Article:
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La Picara Is Asian Madness In A Spanish Kitchen

This restaurant takes a playful approach to traditional Iberian cuisine

Found at the second level of One Bonifacio High Street Mall, La Picara has been doing brisk business for some eight months now. For one of its owners, Isabel Calvo, it’s nothing short of a minor miracle that La Picara even exists, much less that it’s been enjoying such success.

La Picara's easy elegance. | Courtesy of @lapicaraph

Isabel arrived in the Philippines four years ago, working at the Instituto Cervantes. She fell in love with this country, and after a foray supplying some traditional Spanish food items in the Salcedo and Legaspi weekend markets, she felt it was time to take the next step and open up a restaurant. Her concept was rather unique, as she knew there was a very established notion of what Spanish restaurants were all about.

Vegetarian Paella | Courtesy of @lapicaraph

"Here in Manila, it’s always about gambas and paella," she says. "I wanted to create something different, something that would be fun and even whimsical, and that’s why I chose the name La Picara!"


Picara translates to "sassy girl", one with attitude, and of a very individual character. And it’s exactly this attitude that you’ll encounter when perusing the menu. This restaurant may be founded on Spanish cuisine, but via Asian influences, there’s always something playful and different with every dish on offer.


Kimchi Croquetas | Courtesy of @lapicaraph

The Kimchi Croquetas is salmon sashimi on Niguiri croquetas, a mix of creamy with crispy which works like a charm. The Pulpo is thinly-sliced octopus flash-grilled and served with potato foam, crumbs negra and pimenton. And look out for the tacos which are a little bit of Mexico fused with Filipino:  Sisig Pibil Tacos.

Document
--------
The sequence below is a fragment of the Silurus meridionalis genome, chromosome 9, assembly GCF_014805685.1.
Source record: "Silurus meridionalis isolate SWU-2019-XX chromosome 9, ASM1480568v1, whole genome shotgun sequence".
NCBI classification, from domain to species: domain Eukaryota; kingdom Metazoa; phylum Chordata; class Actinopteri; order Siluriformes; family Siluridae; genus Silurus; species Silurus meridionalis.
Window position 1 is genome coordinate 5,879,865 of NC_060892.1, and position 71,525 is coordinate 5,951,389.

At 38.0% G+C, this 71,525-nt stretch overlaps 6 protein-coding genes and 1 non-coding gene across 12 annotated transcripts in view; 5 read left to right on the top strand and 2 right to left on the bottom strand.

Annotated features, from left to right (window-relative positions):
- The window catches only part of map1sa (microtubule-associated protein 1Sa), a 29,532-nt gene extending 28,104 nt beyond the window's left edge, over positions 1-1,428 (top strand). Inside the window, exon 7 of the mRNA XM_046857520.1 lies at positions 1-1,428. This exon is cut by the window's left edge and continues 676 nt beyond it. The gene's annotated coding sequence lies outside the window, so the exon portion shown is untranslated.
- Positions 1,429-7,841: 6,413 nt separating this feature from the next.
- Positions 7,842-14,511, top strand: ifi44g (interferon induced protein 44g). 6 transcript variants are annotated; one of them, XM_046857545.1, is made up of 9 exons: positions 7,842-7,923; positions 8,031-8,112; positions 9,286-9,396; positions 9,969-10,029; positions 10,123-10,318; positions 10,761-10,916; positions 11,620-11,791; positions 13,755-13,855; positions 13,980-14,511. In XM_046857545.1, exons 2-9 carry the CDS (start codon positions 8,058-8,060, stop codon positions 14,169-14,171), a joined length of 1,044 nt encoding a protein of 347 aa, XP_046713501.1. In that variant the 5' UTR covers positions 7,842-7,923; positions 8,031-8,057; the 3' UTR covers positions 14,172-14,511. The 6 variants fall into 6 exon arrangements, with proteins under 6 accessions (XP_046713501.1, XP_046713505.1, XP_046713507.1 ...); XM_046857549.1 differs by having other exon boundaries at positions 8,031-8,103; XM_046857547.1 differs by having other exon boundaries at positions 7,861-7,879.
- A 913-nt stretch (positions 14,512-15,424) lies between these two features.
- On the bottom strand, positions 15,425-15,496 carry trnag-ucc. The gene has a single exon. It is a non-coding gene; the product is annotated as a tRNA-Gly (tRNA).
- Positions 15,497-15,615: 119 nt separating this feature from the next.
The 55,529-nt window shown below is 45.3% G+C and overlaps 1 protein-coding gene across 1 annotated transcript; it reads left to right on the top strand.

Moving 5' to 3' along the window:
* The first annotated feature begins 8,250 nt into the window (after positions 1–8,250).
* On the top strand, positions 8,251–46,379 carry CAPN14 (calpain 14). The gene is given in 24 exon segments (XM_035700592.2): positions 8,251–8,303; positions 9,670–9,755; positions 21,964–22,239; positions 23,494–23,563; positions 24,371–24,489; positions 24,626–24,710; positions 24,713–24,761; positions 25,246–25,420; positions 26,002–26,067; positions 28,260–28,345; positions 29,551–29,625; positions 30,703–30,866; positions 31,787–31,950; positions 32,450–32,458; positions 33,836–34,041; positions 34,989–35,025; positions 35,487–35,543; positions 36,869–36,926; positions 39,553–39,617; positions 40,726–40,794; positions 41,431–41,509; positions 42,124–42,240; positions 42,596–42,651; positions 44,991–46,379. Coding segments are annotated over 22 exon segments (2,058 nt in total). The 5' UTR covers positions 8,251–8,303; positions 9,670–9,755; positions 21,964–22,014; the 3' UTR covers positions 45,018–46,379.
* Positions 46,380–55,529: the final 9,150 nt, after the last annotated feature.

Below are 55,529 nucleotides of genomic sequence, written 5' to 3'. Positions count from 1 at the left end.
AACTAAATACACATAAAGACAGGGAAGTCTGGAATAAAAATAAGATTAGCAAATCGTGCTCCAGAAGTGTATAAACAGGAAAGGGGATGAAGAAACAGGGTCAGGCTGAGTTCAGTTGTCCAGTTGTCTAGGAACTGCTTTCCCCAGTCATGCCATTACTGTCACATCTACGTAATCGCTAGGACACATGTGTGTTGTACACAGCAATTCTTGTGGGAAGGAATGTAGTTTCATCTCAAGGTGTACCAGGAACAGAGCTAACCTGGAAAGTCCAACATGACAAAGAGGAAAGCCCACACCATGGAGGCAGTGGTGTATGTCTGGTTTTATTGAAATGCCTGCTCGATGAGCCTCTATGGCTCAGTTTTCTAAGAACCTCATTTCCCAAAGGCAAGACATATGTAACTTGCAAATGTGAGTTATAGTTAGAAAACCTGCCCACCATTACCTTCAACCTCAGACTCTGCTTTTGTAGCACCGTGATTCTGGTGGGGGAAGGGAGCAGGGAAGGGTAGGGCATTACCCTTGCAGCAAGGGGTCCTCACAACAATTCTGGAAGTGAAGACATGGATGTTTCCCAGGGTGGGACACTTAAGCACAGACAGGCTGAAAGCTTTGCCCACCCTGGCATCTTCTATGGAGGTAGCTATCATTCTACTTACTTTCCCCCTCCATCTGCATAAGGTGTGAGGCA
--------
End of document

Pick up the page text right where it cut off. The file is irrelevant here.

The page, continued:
Waffletilla de Patata | Courtesy of @lapicaraph

Waffletilla de Patata is torta reimagined as an actual waffle, and served with sriracha mayo and parsley ailoli. There’s also a dish called Mouse’s Temptation, which is a manchego cheese platter served on an actual mousetrap, accompanied by fruit preserve and slices of bread. And the burrata is paired with whole tomatoes, peeled and marinated to make for a very interesting combination, and all lying on a pesto-like bed.


The menu at La Picara is constantly evolving. Isabel's Laing Croquetas, for example, a real winner of a dish, is like a spinach dip encased in a croqueta. There’s chili paste served on the side so you have the option to make this one spicy and truly reminiscent of Laing as we know it. Salmon Tartare is mixed with mango, a tribute to one of the Filipino ingredients Isabel loves.

Glazed Iberico Pork Ribs | Courtesy of @lapicaraph

Among the main dishes is a Chili Crab Paella,  a soft shell crab tempura with flavors that lean towards Japan and Singapore. Picara’s Chicken Paella is given a touch of seafood, while its chicken is cooked inasal-style. And they even have their own version of tonkatsu: the Cachopo, which is lightly-breaded tenderloin strips filled with Jamon Iberico and Manchego cheese,  topped with a blue cheese sauce, and served with a side salad.


As you can glean from the above, there’s a lot of imagination and playfulness at work in this Spanish kitchen. And La Picara has even evolved to be a late night bar hangout, staying open until 1:00 a.m.. Clearly, this is one "sassy girl" who has found her place in Manila’s dining landscape,  with originality and a true love for food and exploring flavors.


High Street corner 5th Avenue, BGC, Taguig, (0927) 172-4480